The Needle and the (Infectious) Damage Done | The Fix
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The Needle and the (Infectious) Damage Done

With needles, you’re at risk for infections you can’t even pronounce.


Microbes come along for the ride.
Photo via thinkstockphotos

By Dirk Hanson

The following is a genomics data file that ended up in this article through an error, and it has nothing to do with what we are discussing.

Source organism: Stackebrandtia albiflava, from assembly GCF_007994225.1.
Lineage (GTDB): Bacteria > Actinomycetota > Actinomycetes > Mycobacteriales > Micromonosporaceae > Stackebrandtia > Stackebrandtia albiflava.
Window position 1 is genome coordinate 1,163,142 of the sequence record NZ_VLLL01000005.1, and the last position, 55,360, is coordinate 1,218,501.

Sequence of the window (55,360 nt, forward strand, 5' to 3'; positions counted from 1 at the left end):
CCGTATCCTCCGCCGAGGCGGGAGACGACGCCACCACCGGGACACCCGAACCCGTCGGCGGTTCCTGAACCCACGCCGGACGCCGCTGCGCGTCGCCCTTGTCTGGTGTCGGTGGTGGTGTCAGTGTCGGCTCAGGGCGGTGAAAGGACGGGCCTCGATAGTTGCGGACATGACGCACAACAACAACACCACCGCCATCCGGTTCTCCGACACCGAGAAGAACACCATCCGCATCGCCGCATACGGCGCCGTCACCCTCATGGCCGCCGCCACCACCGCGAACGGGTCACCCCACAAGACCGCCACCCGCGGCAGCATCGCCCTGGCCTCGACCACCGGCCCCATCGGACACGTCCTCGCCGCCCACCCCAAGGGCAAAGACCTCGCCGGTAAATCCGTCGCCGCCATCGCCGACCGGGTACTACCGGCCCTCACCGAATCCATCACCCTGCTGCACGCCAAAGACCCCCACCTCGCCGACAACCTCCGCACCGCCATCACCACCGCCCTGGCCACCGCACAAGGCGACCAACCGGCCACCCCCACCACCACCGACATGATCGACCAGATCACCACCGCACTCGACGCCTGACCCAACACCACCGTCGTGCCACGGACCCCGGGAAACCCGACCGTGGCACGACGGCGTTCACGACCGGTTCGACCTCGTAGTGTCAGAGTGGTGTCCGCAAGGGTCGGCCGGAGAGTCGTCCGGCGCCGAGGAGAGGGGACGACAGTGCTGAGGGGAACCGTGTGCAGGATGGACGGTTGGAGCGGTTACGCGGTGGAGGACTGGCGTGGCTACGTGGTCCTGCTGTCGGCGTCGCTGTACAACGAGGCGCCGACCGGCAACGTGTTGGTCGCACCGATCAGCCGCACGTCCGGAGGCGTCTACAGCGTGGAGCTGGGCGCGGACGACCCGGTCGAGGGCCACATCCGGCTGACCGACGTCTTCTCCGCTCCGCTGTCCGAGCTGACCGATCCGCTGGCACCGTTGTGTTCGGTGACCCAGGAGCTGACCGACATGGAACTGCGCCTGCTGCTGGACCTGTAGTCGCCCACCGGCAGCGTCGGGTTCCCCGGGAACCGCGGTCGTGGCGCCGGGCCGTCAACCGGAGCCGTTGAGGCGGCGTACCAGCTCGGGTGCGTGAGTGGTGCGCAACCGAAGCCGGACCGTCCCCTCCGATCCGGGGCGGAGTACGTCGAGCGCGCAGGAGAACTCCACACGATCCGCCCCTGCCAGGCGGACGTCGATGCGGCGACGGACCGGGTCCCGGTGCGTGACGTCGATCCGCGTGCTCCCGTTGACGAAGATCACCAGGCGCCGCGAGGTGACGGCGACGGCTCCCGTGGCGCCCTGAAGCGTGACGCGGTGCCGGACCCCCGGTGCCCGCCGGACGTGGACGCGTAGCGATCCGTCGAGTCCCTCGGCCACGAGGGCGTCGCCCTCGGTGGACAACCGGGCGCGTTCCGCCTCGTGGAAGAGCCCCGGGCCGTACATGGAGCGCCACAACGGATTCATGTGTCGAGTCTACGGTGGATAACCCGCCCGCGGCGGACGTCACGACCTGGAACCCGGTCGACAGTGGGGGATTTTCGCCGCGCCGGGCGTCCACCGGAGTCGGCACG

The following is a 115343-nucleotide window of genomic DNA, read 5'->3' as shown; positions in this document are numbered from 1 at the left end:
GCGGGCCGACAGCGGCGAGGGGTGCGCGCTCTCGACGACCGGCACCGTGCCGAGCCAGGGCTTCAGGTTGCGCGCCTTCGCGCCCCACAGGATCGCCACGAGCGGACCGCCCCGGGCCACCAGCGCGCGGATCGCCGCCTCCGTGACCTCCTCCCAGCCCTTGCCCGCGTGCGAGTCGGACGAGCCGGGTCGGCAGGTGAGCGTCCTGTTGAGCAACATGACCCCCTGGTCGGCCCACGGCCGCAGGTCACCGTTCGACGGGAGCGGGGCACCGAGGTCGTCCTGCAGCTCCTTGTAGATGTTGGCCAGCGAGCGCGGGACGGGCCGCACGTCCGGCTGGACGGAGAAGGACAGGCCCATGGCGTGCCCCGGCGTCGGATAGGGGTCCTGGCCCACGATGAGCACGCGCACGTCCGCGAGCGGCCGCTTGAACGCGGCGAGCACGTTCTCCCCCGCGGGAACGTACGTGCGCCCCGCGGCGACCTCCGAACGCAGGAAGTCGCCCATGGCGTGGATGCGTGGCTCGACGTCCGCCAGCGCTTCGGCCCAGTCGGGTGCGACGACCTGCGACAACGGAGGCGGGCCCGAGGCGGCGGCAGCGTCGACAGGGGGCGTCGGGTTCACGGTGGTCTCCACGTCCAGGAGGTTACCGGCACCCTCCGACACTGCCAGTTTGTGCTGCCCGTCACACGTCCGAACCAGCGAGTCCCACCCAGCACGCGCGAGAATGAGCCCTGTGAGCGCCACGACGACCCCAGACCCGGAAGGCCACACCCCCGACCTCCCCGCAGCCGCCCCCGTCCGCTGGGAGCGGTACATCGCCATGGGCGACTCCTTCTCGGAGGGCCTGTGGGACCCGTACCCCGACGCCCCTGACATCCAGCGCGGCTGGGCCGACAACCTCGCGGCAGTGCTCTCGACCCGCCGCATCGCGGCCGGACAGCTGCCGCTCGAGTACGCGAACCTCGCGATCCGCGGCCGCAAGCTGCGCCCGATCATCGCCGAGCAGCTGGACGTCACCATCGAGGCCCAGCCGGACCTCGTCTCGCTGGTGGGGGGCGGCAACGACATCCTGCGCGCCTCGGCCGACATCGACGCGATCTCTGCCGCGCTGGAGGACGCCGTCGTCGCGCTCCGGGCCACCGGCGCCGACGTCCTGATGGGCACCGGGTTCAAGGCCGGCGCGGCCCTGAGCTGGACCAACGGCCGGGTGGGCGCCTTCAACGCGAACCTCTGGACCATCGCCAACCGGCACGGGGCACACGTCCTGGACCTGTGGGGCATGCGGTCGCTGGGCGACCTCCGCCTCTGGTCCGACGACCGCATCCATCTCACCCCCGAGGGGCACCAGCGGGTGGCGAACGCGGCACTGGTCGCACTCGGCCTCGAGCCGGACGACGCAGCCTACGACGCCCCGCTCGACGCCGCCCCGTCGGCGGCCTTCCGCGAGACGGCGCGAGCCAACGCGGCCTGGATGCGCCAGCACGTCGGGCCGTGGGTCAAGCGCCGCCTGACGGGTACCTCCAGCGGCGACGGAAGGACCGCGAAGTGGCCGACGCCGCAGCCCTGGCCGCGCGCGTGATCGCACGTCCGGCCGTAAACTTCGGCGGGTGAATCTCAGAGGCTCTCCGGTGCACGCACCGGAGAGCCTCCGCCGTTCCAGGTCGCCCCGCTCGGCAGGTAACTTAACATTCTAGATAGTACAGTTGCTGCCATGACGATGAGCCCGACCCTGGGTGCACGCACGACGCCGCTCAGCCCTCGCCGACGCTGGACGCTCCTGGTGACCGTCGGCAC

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People have been injecting drugs for a long time now. And when people shoot up, often in unsanitary settings, with shared needles, infections are bound to follow. We can’t help recalling the grisly amputation sequence in Requiem for a Dream, when Jared Leto loses an arm to a needle-related infection. Things don’t have to reach extremes like that to be a problem, however. Researchers at the University of Texas, in collaboration with Indian researchers in Mumbai, concluded in the Journal of Medical Microbiology that injecting drug users are susceptible to “pulmonary, endovascular, skin and soft tissue, bone and joint, and sexually transmitted infections caused by a wide range of bacterial, viral, fungal and protozoal pathogens.” Yuck. In addition, “injection drug users are at increased risk for infections such as human immunodeficiency virus, hepatitis B virus, hepatitis C virus, tetanus, and malaria.” And we’re not done yet: “Illicit drugs also affect several components of the complex immune system and thus modulate host immunity.” Finally, there are the ancillary factors: “Lifestyle practices such as multiple sexual partners, overcrowded housing arrangements and malnutrition serve as co-factors in increasing the risk of infection.” But if you want to get really technical, we need to pay particular attention to “unconventional routes of transmission (malaria transmitted via injection equipment), re-emergence of old diseases (tetanus), unfamiliar pathogens (Paenibacillus larvae), specific drug-infection associations (black tar heroin and wound botulism), atypical sites of infection (cutaneous diphtheria), outbreaks of rare infections (anthrax)….” Okay, enough.

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